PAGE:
2017 budget figures: Is Somalia really a rising nation?

This article was originally published on Somalia Investor

Liban Farah

Prime Minister Hassan Ali Khayre in his address to the General Assembly of the United Nations on 22 September 2017 made the following statement:

We will continue to formulate measures to strengthen Somalia’s progress including in revenue generation, however, there are some serious challenges beyond the control of the Somali government. Debt relief would have the effect of unlocking concessional financing, attracting foreign investment and providing an opportunity that is critical to sustaining our reform efforts and consequently reinvigorate our economy.”

Reviewing the 2017 Budget Proclamation of the Federal Government of Somalia, however, deals a big blow to the prime minister’s credibility in reducing Somalia’s economic challenges to lack of government revenues and investment ensuing from its inability to borrow. We’ll make here a brief independent overview of the government budget in order to assess what it means for future investment and general prosperity of the country.


I won’t bore you with the specific details and budgetary appropriation for various government departments, because there’s no end to its inappropriate priorities and systematic mismanagement of resources. We note that Somalia has one of the lowest budgets in the world; indeed the lowest of any country worthy of that epithet and by any account, this budget would make an embarrassing reading to anyone. More worrying than the size of the budget, is the little prospect of seeing any significant progress judging by its current trajectory of what we have witnessed over the past five years (figure 1).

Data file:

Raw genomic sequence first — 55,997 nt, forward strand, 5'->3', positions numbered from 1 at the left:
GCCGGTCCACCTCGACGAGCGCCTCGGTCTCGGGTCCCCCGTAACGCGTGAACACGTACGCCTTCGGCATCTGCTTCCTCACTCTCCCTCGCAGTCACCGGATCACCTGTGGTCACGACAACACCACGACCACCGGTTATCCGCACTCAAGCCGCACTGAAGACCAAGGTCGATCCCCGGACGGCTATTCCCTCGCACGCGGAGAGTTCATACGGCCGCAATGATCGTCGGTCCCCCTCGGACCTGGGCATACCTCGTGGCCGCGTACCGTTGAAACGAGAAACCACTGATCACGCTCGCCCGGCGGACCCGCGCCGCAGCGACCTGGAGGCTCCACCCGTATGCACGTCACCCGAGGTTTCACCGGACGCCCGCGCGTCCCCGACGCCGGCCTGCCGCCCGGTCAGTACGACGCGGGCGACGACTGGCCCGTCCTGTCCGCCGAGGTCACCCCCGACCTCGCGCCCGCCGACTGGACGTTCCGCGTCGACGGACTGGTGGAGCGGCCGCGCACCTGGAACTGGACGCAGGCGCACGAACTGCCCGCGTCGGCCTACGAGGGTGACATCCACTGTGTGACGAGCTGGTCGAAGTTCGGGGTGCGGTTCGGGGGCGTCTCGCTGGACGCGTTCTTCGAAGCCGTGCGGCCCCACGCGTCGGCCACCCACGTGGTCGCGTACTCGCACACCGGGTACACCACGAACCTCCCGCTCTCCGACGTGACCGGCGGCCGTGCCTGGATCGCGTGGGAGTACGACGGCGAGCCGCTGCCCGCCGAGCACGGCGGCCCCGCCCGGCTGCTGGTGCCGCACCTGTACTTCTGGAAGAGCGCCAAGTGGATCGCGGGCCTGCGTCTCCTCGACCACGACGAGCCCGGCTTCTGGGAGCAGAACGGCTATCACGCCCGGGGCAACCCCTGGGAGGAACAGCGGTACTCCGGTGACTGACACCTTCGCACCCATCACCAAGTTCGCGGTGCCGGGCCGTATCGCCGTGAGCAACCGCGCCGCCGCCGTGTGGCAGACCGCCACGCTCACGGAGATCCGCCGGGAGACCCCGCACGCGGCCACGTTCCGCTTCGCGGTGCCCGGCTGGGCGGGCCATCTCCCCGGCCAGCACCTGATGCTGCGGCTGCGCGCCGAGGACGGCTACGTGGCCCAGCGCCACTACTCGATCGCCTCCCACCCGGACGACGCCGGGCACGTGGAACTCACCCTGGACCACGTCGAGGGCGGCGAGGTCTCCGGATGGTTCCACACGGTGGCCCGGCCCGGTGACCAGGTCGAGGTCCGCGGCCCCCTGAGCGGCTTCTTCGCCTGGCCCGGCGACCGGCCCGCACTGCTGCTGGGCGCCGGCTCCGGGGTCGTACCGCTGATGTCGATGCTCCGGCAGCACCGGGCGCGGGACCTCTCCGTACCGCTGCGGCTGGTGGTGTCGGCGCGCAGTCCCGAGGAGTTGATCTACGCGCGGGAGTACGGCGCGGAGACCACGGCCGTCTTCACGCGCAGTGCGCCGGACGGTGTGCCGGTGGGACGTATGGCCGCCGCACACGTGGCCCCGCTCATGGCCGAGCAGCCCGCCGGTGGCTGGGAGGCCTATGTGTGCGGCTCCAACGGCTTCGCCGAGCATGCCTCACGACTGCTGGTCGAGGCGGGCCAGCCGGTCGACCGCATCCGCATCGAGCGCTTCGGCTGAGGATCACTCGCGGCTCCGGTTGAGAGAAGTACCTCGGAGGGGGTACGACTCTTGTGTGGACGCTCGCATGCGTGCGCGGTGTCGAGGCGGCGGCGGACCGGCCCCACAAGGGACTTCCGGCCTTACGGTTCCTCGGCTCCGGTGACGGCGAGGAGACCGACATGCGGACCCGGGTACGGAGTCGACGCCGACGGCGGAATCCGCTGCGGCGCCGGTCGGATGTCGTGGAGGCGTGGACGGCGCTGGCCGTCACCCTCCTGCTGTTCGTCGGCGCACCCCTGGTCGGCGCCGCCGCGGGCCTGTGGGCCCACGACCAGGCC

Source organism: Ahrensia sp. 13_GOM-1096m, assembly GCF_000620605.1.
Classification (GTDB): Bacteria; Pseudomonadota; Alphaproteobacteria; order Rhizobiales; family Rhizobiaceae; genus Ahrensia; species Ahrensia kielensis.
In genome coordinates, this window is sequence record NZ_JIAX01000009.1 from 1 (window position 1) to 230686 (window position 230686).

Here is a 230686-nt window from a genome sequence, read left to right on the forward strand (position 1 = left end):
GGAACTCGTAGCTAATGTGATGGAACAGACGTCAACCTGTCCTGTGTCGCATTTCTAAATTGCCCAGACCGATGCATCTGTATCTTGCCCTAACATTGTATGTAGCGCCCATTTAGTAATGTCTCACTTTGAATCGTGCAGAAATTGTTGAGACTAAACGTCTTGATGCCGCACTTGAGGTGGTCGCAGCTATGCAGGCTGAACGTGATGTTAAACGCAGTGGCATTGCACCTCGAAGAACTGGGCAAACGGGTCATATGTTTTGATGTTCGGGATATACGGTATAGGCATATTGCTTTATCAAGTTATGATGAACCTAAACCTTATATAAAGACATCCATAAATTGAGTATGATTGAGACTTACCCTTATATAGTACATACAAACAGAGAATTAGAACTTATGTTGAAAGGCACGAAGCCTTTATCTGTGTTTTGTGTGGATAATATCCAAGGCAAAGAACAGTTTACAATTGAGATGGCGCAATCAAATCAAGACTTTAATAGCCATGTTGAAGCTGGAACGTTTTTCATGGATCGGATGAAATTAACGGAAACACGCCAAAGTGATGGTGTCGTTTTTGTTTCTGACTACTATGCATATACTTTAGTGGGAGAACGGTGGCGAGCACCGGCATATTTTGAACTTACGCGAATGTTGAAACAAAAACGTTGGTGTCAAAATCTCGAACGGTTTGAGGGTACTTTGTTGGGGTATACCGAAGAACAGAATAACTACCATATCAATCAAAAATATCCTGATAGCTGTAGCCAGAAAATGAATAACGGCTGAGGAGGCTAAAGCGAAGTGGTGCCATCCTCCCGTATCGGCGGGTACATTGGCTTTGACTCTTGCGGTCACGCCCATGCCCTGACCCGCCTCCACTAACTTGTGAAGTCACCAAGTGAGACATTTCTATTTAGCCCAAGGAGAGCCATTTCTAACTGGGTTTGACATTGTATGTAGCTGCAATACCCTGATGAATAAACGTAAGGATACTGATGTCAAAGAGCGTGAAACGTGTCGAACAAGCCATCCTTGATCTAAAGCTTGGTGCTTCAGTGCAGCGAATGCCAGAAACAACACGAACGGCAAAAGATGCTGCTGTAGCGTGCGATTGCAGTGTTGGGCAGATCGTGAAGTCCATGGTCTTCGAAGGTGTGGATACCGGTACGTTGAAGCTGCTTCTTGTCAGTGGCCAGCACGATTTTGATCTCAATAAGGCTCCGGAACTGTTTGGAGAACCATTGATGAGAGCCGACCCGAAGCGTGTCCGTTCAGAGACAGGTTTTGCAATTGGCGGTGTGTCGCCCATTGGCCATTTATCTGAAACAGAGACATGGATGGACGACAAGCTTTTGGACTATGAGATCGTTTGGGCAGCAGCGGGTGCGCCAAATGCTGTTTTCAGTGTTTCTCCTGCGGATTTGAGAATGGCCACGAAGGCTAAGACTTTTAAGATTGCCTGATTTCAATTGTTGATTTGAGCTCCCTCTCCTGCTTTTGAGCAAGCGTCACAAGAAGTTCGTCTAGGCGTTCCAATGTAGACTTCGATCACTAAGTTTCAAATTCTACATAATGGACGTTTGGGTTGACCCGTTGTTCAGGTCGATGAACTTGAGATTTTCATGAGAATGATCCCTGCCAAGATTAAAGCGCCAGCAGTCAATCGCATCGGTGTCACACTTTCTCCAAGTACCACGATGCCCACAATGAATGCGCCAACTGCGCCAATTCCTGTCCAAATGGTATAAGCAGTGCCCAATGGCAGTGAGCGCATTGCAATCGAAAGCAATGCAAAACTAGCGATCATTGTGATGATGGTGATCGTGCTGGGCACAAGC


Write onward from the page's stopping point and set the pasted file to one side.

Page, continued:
Average annual budget since 2013 was $203 million, representing 55% domestic and 45% donor funding respectively (figure 2), with projected $19.2 million net increase year-on-year. This corresponds to 6% growth of domestic revenues, but even accounting for potential windfalls from air navigation charges following a transfer of Somali airspace control, it will still not be enough to absorb $5.8 million reduction in donor funding whilst at the same time boosting domestic revenues by $25 million. There will be a gap that is highly doubtful whether improving revenue collection efficiencies alone would suffice to fill. The one caveat we should mention here is that we assume Saudi Arabia United Arab Emirates will continue supporting Somalia with their direct budgetary contributions as they are, along with Turkey and Norway, top contributing countries of budget donor funding. Figures 3 & 4 offer a visual demonstration of proportional shares of revenue source by category in government budget over time.